Any of you who might happen to be into playing music or the paltry and pathetic sport of guitar worship might want to check out this little tidbit. The bass players among you might want to give this bit a gawk. Finally, you drum heads can check out this sweet piece of action.


Under Played and Under Represented

Some Music you can't go wrong with...well, maybe you can, but check it out anyway.

Sinead O'Connor: the Lion and the Cobra (Ensign/Chrysalis)
her debut...simply stunning. Far better than everything else she's done put together. From start to finish, this is a damned-near perfect album.


Big Star: #1 Record/Radio City (Stax/Ardent)
their first two albums on one CD. Well worth it. This early '70s group influenced R.E.M. and countless other great groups. Kind of a British Rock feel. Great early "alternative."


the Stooges: Funhouse (Elektra)
their second potent album... Not as famous as Raw Power, but still furious. The album that Rollins refers to as "the densest batch of jams" he's heard in his life. Iggy Pop is simply amazing.


Talk Talk: Spirit of Eden (Polydor)
A far cry from their early 80's stuff. This is almost new age meets alternative. This, along with the album
Laughing Stock, make a new type of music that you simply have to discover. Vibrant music w/great lyrics.


Nick Drake: Fruit Tree (Hannibal/Rykodisc)
Odd but brilliant folk music. "Folk music?" I said the same thing 'til I heard him. He's a genius and a great guitarist. The Box Set contains all the albums plus a bonus disc, so any album will do, too.


the Glee Club: Mine (4AD)
One of my favorite labels. A great debut album that no one heard. Intricate guitar and female vox...thoughtful and intelligent stuff. If you like the Smiths or Suzanne Vega, you should like them.


His Name is Alive: Livonia (4AD)
A very odd album. Dark and brooding at times. Such a great trip when you get into it. A one man band with female singers... Fripp & Eno-esque in many ways. Very satisfying art-progressive stuff.


Luka Bloom: the Acoustic Motorbike (Reprise)
Folksy guitar/singer. The title track makes the album. Some Irish type ballads on it that are ok, but all in all its a great album.


Paul Leary: the History of Dogs (Rough Trade)
Sadly out of print solo album by Butthole Surfer's guitarist, but worth the price (if you can find it) for the first song...the Birds are Dying. Really, really, really great song and a decent album.


Grant Hart: Intolerance (SST)
Ex-Hüsker Dü drummer/co-singer solo album. Worth the price for Anything. A great bass line and a really catchy song. Emotive. He's very under-rated...a great artist that should still be making records.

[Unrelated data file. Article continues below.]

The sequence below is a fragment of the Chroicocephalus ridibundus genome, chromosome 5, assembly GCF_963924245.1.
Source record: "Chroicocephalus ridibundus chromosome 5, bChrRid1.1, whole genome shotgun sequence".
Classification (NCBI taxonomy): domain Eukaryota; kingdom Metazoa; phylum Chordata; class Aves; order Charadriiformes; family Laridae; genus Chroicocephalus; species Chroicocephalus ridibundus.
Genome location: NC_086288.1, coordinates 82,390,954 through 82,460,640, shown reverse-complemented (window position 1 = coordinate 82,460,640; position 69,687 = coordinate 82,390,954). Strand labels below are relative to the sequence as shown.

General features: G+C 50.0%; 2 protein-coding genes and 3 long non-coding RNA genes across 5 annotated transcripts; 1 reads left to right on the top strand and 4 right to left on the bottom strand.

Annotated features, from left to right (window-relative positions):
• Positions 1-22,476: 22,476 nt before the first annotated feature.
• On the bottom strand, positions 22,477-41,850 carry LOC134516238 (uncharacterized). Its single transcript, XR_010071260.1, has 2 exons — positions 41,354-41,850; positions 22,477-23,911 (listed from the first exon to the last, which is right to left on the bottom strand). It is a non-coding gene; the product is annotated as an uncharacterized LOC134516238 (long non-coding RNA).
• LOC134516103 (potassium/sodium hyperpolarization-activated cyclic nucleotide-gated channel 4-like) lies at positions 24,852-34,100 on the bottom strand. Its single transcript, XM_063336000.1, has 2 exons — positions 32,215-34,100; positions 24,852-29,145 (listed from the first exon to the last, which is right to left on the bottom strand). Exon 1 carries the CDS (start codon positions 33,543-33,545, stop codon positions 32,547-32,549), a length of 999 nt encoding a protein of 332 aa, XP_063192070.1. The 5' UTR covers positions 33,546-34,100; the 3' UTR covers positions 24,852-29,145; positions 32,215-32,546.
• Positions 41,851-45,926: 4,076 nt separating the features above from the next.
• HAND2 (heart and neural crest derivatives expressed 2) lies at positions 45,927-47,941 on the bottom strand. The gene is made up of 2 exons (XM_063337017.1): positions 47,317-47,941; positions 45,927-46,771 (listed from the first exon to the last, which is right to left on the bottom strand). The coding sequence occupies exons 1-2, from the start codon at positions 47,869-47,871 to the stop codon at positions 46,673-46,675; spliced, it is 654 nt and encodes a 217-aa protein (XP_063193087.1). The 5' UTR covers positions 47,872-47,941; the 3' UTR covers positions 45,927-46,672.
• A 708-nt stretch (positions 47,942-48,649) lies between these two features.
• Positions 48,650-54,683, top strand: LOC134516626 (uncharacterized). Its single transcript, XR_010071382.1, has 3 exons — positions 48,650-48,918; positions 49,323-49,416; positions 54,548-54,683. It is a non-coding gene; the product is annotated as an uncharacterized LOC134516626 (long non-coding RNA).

Van Der Graaf Generator: the Quiet Zone/the Pleasure Dome (Caroline)
Though the mighty FRIPP is on the album Pawn Hearts, this album is more satisfying en todo to me. Early 70's heavy weight progressive music...amazing!


the Record Labels I Respect

Consistent quality in their releases and classic groups and recordings. From gothic/esoteric releases like the first Bauhaus LP and all of Dead Can Dance's releases to the alterna-pop of the Breeders, Throwing Muses, Modern English, and Belly to the sheer sonic brilliance of the Cocteau Twins and This Mortal Coil, this is one label that totally makes the grade.

One of the first and most important indie companies that was formed to put out punk rock and hard core music. Greg Ginn and Chuck Dukowski of Black Flag were responsible for putting this bad boy together and for subsequently bringing to our ears the power of Soundgarden, Dinosaur Jr., and Hüsker Dü before they hit the big time. They also released great groups like the Minutemen, Gone, and Bad Brains. A true legend.

Formed to release the first single by the Teen Idles, this label has persevered over the past decade and a half to record and release some of the best records of the genre at prices that people can afford. Almost if not all of their CDs are less than $10.00 POST PAID from the company! And with a roster of greats that includes Fugazi, Minor Threat, Rites of Spring, Dag Nasty, and stuff from S.O.A. (the first Rollins group from his DC days) you really can't go wrong. This label epitomizes work ethic in my mind... they're the true spirit of an independent label. They deserve your respect.

The first all-CD label that eventually got around to tapes and vinyl...and did them right! They made waves by releasing the Zappa catalog, then made headlines releasing the Bowie and Elvis Costello back catalogs. They made the world notice when they put out Big Star's final, unreleased album. Their CDs sound great because they take the time to do them right. All of the Bowie stuff is VASTLY improved over the original RCA CD releases. They are now a full-fledged label that has released the incredible music of Morphine, Sugar, and now Bob Mould's new solo stuff. The Ryko partner-in-crime, Hannibal, has released all of Nick Drake's albums.

A ballsy label that took chances on re-releasing material by Primus, King Crimson, and Brian Eno. They made an impact on me when their Crimson and Eno releases sounded better than the imports coming over from England. When I heard the first Primus album (the live Suck on This,) I just about lost my toast. Great bands, great sounds. They're very cool people.

New!
Links to online sound samples, additional info, and purchasing!
I've made arrangements with Music Boulevard to link my site to their database. Why? Well, they can provide a lot more information about the releases of many of the groups mentioned here. They also have sound samples of many of these artists.

If you wish, you can even buy from them on-line. I get many requests on where you can pick up some of these releases because chain stores may not carry them. If you can't find them or order them from your local indie shop, you can always try Music Boulevard. They have pretty reasonable shipping charges (as of 12 Jan, 1998 $1.00 covers as many as you care to order!) and a secure credit card connection. They even let you pay by check or money order if you're worried about on-line credit rip offs!